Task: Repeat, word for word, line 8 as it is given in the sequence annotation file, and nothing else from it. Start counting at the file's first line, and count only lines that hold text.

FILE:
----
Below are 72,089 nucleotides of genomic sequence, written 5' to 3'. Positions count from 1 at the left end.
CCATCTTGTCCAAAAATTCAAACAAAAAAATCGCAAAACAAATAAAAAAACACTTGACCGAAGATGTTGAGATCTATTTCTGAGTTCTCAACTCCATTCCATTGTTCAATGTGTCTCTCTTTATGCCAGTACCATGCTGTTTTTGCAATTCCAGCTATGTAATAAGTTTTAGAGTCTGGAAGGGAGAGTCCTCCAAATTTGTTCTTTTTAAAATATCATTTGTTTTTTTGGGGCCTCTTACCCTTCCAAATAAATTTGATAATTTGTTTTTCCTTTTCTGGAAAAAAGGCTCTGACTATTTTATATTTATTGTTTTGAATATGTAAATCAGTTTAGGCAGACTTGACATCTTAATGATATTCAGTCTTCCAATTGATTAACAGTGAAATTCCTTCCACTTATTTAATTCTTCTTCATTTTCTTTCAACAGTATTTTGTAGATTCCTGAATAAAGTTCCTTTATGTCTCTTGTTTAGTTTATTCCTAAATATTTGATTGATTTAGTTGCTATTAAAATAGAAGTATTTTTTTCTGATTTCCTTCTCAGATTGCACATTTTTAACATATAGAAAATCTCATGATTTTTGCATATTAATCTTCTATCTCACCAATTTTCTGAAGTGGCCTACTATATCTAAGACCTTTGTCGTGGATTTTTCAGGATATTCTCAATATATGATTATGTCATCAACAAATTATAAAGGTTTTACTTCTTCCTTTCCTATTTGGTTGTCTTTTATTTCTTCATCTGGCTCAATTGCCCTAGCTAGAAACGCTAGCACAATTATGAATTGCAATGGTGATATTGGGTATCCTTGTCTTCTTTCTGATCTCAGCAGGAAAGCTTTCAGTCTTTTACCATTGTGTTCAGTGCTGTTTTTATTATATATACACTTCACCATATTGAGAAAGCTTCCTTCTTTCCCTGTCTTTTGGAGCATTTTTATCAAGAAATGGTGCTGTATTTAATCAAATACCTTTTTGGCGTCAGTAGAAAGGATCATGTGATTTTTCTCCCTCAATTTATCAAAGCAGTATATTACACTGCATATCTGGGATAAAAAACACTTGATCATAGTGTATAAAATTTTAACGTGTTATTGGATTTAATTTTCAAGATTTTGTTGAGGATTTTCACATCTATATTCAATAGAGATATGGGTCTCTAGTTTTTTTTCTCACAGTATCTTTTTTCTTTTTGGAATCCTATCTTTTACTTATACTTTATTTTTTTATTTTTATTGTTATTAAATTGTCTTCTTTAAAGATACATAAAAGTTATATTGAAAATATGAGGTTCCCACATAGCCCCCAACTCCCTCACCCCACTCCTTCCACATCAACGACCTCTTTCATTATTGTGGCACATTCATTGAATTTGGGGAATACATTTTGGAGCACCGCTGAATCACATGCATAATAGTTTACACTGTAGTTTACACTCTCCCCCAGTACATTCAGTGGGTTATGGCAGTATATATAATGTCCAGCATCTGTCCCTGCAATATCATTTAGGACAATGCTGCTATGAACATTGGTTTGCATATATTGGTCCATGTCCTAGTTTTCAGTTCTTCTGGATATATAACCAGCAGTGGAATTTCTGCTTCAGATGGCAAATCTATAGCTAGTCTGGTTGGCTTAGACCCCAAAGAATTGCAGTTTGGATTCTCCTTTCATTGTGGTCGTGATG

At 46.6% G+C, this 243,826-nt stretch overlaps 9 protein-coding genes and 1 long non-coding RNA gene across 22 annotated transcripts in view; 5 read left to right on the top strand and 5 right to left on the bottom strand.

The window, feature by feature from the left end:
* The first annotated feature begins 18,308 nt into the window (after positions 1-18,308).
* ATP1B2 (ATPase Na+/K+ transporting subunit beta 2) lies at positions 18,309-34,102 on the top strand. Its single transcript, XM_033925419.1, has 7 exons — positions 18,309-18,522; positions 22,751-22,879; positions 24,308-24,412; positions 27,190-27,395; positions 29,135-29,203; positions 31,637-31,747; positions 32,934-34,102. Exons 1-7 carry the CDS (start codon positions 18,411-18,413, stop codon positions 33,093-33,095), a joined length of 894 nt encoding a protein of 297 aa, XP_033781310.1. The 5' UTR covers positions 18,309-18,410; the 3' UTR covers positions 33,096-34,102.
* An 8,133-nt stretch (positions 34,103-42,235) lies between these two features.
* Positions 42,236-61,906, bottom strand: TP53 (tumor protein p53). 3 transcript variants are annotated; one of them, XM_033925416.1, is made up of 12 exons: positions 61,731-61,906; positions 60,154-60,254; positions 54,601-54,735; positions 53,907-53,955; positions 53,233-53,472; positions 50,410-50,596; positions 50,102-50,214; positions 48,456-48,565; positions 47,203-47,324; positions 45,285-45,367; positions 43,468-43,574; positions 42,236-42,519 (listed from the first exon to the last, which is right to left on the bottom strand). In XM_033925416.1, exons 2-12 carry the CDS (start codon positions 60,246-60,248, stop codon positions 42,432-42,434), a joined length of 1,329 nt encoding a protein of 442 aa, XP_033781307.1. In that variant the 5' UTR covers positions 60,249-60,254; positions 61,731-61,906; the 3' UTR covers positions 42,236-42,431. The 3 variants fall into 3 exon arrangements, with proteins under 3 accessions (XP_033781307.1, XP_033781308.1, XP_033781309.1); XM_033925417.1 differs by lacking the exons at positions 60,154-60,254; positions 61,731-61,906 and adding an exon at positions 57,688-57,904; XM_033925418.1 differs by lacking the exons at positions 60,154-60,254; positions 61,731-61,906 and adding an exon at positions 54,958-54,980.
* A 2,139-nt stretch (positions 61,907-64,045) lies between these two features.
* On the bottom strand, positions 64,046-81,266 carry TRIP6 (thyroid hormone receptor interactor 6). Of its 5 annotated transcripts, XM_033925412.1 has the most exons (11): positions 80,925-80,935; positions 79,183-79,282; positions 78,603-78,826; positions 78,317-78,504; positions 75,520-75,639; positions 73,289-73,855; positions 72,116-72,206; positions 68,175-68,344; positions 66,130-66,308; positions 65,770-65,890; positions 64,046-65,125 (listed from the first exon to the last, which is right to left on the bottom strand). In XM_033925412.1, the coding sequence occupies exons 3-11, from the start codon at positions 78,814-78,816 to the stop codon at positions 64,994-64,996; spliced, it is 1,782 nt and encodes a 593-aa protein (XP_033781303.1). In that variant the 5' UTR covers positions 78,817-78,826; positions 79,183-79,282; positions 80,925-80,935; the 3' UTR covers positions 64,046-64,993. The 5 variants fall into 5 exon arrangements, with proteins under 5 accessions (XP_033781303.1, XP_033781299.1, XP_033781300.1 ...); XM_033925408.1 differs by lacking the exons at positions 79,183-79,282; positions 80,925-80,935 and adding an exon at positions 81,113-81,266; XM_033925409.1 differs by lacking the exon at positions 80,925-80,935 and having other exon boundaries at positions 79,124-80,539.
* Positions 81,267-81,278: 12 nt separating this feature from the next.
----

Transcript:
* Positions 42,236-61,906, bottom strand: TP53 (tumor protein p53). 3 transcript variants are annotated; one of them, XM_033925416.1, is made up of 12 exons: positions 61,731-61,906; positions 60,154-60,254; positions 54,601-54,735; positions 53,907-53,955; positions 53,233-53,472; positions 50,410-50,596; positions 50,102-50,214; positions 48,456-48,565; positions 47,203-47,324; positions 45,285-45,367; positions 43,468-43,574; positions 42,236-42,519 (listed from the first exon to the last, which is right to left on the bottom strand). In XM_033925416.1, exons 2-12 carry the CDS (start codon positions 60,246-60,248, stop codon positions 42,432-42,434), a joined length of 1,329 nt encoding a protein of 442 aa, XP_033781307.1. In that variant the 5' UTR covers positions 60,249-60,254; positions 61,731-61,906; the 3' UTR covers positions 42,236-42,431. The 3 variants fall into 3 exon arrangements, with proteins under 3 accessions (XP_033781307.1, XP_033781308.1, XP_033781309.1); XM_033925417.1 differs by lacking the exons at positions 60,154-60,254; positions 61,731-61,906 and adding an exon at positions 57,688-57,904; XM_033925418.1 differs by lacking the exons at positions 60,154-60,254; positions 61,731-61,906 and adding an exon at positions 54,958-54,980.